With stay-at-home orders, businesses closed, and social distancing encouraged, many may be wondering if outdoor exercise is safe (and permitted) in the time of COVID-19.
Unless local guidelines dictate otherwise, fresh air and outdoor exercise are allowed. A walk, run or bike ride can provide a respite and add some sense of normalcy to our lives.
Outside air flow reduces the risk of one person transmitting the virus to another, Albert Ko, a Yale epidemiologist told NPR.
The primary method of transmission is respiratory droplets. While you are better able to avoid that outside than in confined spaces, public health guidelines should be followed.
"If you're going out and you're hiking or biking or running and you're not within, say, six feet or 10 feet of another person, I would consider that a healthy, safe practice,” Ko said.
Daily exercise — especially outside — not only reduces anxiety, but can increase your body’s ability to fight off infections.
"My personal feeling is that if people are practicing sound respiratory hygiene, sound hand hygiene, they're distancing themselves physically from others outside, and you're exercising and walking in the park — I think that's actually a good public health practice,” Ko told NPR.
In addition to social distancing, there are other precautions/advice to consider:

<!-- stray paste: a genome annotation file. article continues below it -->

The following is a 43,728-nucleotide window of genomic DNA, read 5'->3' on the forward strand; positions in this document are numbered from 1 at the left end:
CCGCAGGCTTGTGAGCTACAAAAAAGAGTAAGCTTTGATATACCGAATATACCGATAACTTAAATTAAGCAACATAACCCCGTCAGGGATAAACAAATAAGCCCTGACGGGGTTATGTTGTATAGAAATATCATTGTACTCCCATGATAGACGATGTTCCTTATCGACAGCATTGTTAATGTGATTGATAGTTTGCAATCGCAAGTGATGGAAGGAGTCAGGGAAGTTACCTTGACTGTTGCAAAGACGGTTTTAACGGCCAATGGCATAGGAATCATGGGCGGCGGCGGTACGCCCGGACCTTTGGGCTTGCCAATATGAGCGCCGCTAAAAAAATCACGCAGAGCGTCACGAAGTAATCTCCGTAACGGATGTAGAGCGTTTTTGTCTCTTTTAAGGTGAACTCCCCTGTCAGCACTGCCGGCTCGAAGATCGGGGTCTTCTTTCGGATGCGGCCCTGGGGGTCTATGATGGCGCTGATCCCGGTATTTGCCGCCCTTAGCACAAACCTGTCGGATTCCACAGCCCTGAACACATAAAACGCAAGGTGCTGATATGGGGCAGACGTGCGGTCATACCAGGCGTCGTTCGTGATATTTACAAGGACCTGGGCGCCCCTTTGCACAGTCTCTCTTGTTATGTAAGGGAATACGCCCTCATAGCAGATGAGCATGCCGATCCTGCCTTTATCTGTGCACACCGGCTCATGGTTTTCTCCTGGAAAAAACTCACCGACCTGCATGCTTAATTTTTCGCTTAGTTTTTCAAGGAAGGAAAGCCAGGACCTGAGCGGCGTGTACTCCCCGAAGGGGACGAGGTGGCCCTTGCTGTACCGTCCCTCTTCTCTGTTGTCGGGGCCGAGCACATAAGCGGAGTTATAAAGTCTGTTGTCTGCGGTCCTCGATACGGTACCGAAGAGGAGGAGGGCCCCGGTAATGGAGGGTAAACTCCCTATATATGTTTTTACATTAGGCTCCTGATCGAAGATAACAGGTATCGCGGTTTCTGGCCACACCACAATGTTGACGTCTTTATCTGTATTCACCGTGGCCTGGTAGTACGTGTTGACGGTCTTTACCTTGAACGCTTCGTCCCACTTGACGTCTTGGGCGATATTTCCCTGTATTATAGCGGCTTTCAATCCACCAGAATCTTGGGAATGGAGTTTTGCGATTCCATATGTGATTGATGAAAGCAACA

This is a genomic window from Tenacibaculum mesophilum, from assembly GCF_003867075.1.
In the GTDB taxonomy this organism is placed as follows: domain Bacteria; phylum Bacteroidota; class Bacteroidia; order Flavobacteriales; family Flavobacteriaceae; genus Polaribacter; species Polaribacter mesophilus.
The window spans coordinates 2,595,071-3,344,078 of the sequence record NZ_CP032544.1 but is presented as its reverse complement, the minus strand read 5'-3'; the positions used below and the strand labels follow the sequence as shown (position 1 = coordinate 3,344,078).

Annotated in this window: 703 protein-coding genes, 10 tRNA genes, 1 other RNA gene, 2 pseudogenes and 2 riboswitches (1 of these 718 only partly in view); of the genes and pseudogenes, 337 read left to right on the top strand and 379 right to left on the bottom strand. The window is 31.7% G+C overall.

1. Assume that banisters, benches, pull-up bars, the “walk” buttons on stop lights and other outdoor surfaces might be contaminated and avoid touching them, The New York Times advised.
2. Wash your hands before and after heading outside. Sanitize your gear when you return home.
3. If you are out with a friend or family member, do not share gear, food, or water and refrain from physical contact, NOLS, a global wilderness school advised.
4. Try to use this time as solo outdoor time—avoid gathering in groups and going to crowded public outdoor spaces. If you can, try to visit the parks or outdoor areas during off-times, or when most people aren’t also out enjoying them.
5. Since scientists aren’t precisely sure how long the virus may stay active, avoid water fountains along your route
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Thank you Jerry Monkman / ecophotography.com, Lynne Holton, Kindra Clineff, Adrian Scholes and John Raleigh.